So next time you’re frustrated or a child is challenging you, take the time to teach them because they have so much to teach you.

You want to know the truth about the world? Ask a child.


I’m a 24 year old from the Chicago suburbs. First things first, I’m on fire for Jesus and am constantly in awe of the grace that has been bestowed in my life. I’m still figuring things out and learning how to navigate this beautiful life God has given me.

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No Fairy Tale Marriages

no fairy tale marriages

princess and the frog

[This is a guest post by Melody Quinn. As a fellow Disney lover, I’m completely on the same page as Melody. Honestly though, even if I didn’t love Disney, I think I’d agree with this marriage advice! Thanks again, Melody, Bravo!]

No Fairy Tale Marriages

My childhood was filled with Disney movies and fairy tales. I read and re-read books full of original and modern fairy tales. I re-watched every Disney movie a hundred times, and still watch them to the annoyance of my husband. I used to attend dances and banquets with my imaginary prince. My childhood room was plastered with Disney posters. My own choice, my mother likes to remind me. I was hooked on tales of princesses and princes at a young age.

People used to tell me that I needed to be careful. If I kept filling my head full of fairy tales, I would be seriously disappointed with real life relationships. There are no Prince Charmings in real life. I must have heard that phrase over and over. I know that. In fact, that was part of my wedding vows: Honey, you’re no Prince Charming, but that’s alright, because I’m no princess.

I don’t regret that my head has been filled with fairy tales. I would change nothing about that. My love of fairy tales didn’t damage my view on my very human, very un-and-the-prince-and-princess-lived-happily-ever-after marriage. Even I was a little surprised that I had no expectations about having a fairy tale marriage. I was slightly disappointed in the dating process. I wasn’t expecting to be swept off my feet, but I was a little disappointed that there wasn’t a connection-at-first-sight moment. I had to struggle to get to known my future husband, but it was, and still is, worth every minute of that struggle.

No, my views on marriage weren’t damaged. If anything, I think that the fairy tale relationships that I read about and watched in the movie theater actually made my view on real life relationships stronger.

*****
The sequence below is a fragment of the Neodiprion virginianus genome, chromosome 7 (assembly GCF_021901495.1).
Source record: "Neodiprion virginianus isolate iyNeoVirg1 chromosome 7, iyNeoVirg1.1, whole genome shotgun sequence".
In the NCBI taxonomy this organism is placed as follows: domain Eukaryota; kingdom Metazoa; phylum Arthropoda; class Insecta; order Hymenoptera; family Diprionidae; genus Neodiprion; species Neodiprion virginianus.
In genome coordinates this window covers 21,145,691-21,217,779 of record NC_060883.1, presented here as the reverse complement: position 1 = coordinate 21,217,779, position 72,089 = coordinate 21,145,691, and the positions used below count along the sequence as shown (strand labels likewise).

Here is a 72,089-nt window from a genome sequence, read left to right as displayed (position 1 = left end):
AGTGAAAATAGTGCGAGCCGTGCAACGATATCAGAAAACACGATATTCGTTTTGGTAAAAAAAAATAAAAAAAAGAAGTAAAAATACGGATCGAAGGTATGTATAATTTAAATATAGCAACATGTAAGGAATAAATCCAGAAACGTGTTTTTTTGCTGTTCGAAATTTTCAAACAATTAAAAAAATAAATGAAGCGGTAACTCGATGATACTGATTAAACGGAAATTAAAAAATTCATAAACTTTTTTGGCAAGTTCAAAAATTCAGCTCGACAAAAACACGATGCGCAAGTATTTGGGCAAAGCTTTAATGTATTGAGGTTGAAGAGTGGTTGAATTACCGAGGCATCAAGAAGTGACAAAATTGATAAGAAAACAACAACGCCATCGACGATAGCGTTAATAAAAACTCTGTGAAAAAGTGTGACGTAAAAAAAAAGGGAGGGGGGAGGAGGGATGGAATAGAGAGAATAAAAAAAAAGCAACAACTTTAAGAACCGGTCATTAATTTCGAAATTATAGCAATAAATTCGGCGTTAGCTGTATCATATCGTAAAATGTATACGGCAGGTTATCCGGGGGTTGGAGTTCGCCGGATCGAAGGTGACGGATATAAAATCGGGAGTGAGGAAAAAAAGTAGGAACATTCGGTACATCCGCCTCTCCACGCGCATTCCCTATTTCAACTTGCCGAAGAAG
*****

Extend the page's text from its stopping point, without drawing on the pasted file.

As I’ve grown older, I’ve come to realize that the happily ever after that I dreamt about is not possible here on this earth. It will only come to pass when the Lord takes me to be with him. The relationship that I’ve built with my husband isn’t based on a happily ever after view of life, but that doesn’t mean that it isn’t the stuff of fairy tales.

Here are a few things that I learned about marriage from the Disney fairy tales that filled my youth.

  1. Create a new life together. I’m putting this one first because it’s actually a very important concept. Fairy Tale/ Disney women are usually depicted as cleaving to their men. Some people don’t like to image a woman giving up her old life for her love. I’m actually fine with that, because I was able to fill in the blanks. “That is why a man leaves his father and mother and is united to his wife, and they become one flesh” (Genesis 2:24 NIV).  I left my old life behind; my husband did the same. Together we’ve created a new home. That’s how it’s really supposed to be, isn’t it?
  2. Together forever. Something else that I learned from Disney movies that I think is falling by the wayside in today’s society – the idea that marriage is forever. I don’t mean the happily ever after that’s tagged on the end of every Disney movie. I mean the idea that marriage is sacred. Married couples are going to have differences and fight. The point of marriage is to stand together and confront that together.
  3. Overlook the outside. My favorite fairy tale of all time – original, Disney, and every adaption in between – is Beauty and the Beast. And what is the whole point behind the tale? Not everyone is as they seem on the outside. This has a double meaning. As a married couple, my husband and I have gotten to know each other in ways that other people haven’t. We would never have gotten to this point if we weren’t willing to overlook the flaws that rested on the outside of who we are and dug deeper to find out who we really are. On a daily basis, we are called to turn a blind eye to the little imperfections that we’ve discovered and choose love and understanding instead. We should strive to see each other as the Lord sees us: “The Lord does not look at the things people look at. People look at the outward appearance, but the Lord looks at the heart” (1 Samuel 16:7 NIV.)